The U.S. Equal Employment Opportunity Commission (EEOC) has published a new “Know Your Rights” workplace poster, which replaces the “EEO is the Law” poster and informs employees of their rights to be free from unlawful workplace harassment and discrimination under federal law.
Like the old poster, the new poster summarizes federal law prohibiting job discrimination based on based on race, color, sex (including pregnancy and related conditions, sexual orientation, or gender identity), national origin, religion, age (40 and older), equal pay, disability or genetic information (including family medical history or genetic tests or services), and retaliation for filing a charge, reasonably opposing discrimination, or participating in a discrimination lawsuit, investigation, or proceeding. The new poster also explains how employees and job applicants can file a complaint if they believe they have experienced prohibited discrimination or retaliation.
Compared to the old poster, the new “Know Your Rights” poster includes the following changes:
- Uses straightforward language and formatting;
- Notes that harassment is a prohibited form of discrimination;
- Clarifies that sex discrimination includes discrimination based on pregnancy and related conditions, sexual orientation, or gender identity;
- Adds a QR code for fast digital access to the how to file a charge webpage; and
- Provides information about equal pay discrimination for federal contractors.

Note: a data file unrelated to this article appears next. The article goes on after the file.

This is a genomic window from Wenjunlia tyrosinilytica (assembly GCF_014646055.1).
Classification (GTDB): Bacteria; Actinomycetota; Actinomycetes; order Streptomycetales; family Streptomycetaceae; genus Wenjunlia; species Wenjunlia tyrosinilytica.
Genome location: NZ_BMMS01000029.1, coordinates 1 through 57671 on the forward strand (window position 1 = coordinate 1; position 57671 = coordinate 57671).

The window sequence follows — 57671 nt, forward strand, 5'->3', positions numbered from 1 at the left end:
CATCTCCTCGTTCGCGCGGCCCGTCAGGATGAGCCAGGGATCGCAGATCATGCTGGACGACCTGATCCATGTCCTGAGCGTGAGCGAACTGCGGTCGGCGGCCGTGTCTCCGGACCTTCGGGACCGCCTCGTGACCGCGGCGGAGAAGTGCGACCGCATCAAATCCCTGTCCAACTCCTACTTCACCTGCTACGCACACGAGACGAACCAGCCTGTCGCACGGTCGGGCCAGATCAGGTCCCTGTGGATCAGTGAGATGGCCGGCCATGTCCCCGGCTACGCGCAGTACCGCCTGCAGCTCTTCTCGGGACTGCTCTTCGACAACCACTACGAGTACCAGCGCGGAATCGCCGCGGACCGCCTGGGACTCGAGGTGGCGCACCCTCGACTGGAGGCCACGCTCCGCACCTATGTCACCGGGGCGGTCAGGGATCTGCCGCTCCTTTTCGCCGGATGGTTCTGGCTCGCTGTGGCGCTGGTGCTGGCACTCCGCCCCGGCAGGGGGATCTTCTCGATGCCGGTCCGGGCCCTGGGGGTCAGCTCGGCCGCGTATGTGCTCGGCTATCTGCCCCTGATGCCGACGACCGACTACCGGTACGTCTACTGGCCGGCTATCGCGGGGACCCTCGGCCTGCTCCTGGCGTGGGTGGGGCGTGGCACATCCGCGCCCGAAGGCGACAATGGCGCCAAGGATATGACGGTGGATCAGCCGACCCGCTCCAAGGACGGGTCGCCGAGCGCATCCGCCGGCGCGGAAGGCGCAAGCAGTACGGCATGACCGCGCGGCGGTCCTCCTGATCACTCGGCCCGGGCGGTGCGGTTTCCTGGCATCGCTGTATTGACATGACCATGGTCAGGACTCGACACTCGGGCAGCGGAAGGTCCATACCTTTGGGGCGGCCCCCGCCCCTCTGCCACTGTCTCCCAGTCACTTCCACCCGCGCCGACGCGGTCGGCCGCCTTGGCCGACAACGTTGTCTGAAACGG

Covered employers required to display the poster are those with 15 or more employees for at least 20 calendar weeks in this year or last. Employers can download and print it from the EEOC’s website and must place it in a conspicuous location in the workplace where posters/notices to applicants and employees are customarily posted. In addition to physically posting, the EEOC encourages covered employers to publish the poster on their websites in a conspicuous location. The EEOC also asserts that, for covered employers with no physical location or for employees who work remotely and do not visit their employer’s physical workplace on a regular basis, posting the “Know Your Rights” poster digitally online “may be the only posting.” The new poster should also be made available in an accessible format, as needed, to persons with disabilities that limit the ability to see or read. Failure to post the “Know Your Rights” poster may result in a fine of $569 per offense.
Ballard Spahr’s Labor and Employment Group regularly advises clients on employment-related workplace postings, both mandatory and recommended, including where these postings should be placed, and are available to assist employers in complying with federal and state law posting requirements.